Fight night

It’s pretty easy to catch a BJ Penn pay per view fight at any number of sports bars in Oahu. MMA is huge here. It seemed a no brainer that some place would feature the Pacquiao/Cotto fight. Pacquiao is a Filipino National Treasure and outside of the Philippines I’ve never lived around so many Filipinos! I called every place that people suggested I call with zero luck. No one was showing it. Our house isn’t equipped with a digital box so we couldn’t purchase it to watch at home.

At work, K asked a friend on the crew if they knew who might be showing the fight. He put it out on the walkie and K said suggestions came pouring in. As an aside, I wish this applied to all of life’s issues.

One of the suggestions was Giovanni Pastrami in Waikiki. And thank goodness! They were showing the fight and you could make reservations. Of course K and I ended up paying cover charges for four people just so that we could have a table…but it was worth it! Giovanni Pastrami is awesome. The pizza wasn’t so good but then again, it isn’t called Giovanni Pizza.

The fight was so good. And the place was filled with Pacquaio fans. We whooped and hollered and banged on the table which was so much fun. It wouldn’t have been if we were Cotto fans or if we’d had to watch it in Puerto Rico instead of HI….


Since being back I’ve only gone to Bikram yoga classes with Manny at Koko Marina. I haven’t been moved to take any Vinyasa classes… even with my favorite Brigitte. I’ve been missing taking class with Dharma Mittra in NYC so a couple of weeks ago I ordered his DVD. I’ve never done yoga off of a DVD before so I didn’t know what to expect. As student that took class with Dharma for at least two years I can say that his DVD’s are as challenging as his classes. There are several options for Intermediate and Advanced levels– within those categories are three options for length of practice the shortest being 53 minutes. There’s even an option to OM with him and do his beginning of class blessing. Within a couple of minutes I was sweating profusely. It’s not a replacement for a live class but it’s definitely a great alternative.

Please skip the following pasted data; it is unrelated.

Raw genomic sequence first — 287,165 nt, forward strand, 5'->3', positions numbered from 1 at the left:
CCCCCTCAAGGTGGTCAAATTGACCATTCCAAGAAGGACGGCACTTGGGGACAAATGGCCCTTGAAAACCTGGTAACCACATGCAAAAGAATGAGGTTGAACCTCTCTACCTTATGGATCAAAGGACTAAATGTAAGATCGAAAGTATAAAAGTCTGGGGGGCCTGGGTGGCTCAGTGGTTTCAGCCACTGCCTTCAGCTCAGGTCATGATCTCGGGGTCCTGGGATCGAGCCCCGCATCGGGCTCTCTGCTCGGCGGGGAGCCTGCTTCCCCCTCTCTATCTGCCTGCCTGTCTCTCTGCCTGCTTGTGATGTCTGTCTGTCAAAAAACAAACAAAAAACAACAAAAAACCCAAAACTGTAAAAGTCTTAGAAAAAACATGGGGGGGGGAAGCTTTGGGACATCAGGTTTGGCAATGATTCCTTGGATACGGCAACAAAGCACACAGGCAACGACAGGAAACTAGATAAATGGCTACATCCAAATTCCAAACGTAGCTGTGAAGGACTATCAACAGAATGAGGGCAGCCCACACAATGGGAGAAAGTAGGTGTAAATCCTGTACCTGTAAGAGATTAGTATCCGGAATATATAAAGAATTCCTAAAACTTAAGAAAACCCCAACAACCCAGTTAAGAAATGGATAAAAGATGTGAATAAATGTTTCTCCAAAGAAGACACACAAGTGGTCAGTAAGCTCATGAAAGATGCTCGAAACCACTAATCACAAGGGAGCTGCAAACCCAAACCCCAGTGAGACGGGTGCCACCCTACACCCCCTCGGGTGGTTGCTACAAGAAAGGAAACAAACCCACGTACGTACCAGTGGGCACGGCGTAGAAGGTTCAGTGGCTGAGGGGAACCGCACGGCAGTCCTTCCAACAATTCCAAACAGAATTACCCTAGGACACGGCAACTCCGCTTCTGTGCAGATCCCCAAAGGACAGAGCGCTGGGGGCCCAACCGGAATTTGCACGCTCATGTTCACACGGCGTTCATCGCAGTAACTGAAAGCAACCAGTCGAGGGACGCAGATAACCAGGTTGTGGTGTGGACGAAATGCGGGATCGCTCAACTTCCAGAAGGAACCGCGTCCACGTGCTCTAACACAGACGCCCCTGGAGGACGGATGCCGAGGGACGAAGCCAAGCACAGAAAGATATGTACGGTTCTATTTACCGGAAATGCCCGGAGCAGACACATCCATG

In other news my posts here have slowed down a little because I’ve been working on 319 on Beauty. I think I busted out ten posts today. Very satisfying.

Hurry up and get here


I’ve been searching for the perfect yoga mat.  Methinks it doesn’t exist.  I bought a Manduka prolite from local  Lily Lotus (my favorite) a few weeks ago and it didn’t work out.  I was slipping around in downward dog so bad that I thought I was going to fall and break my nose.  My teacher, Brigitte, came over to adjust me and I whispered ‘too slippery!’ And she got me a rental mat to use over the Manduka.  Before I left I checked the brand: it was a Harmony mat.

Trolling the internet for credible user reviews, I found a great blog called Om Shanti: A yoga blog. Not only did he have a nice post about slippery mats but he also had a recent post about the lack of diversity in American yoga classes.  Good stuff and thoughtful product reviews.  The blogger seems to prefer Manduka’s eKo mat.

I sent my proLite back to Manduka by UPS this morning.  The customer service person said she would send out my new eKo as soon as they receive it.

Ah yoga.  Ah things.  When will I not need things to do other things.

Hawaiian Warrior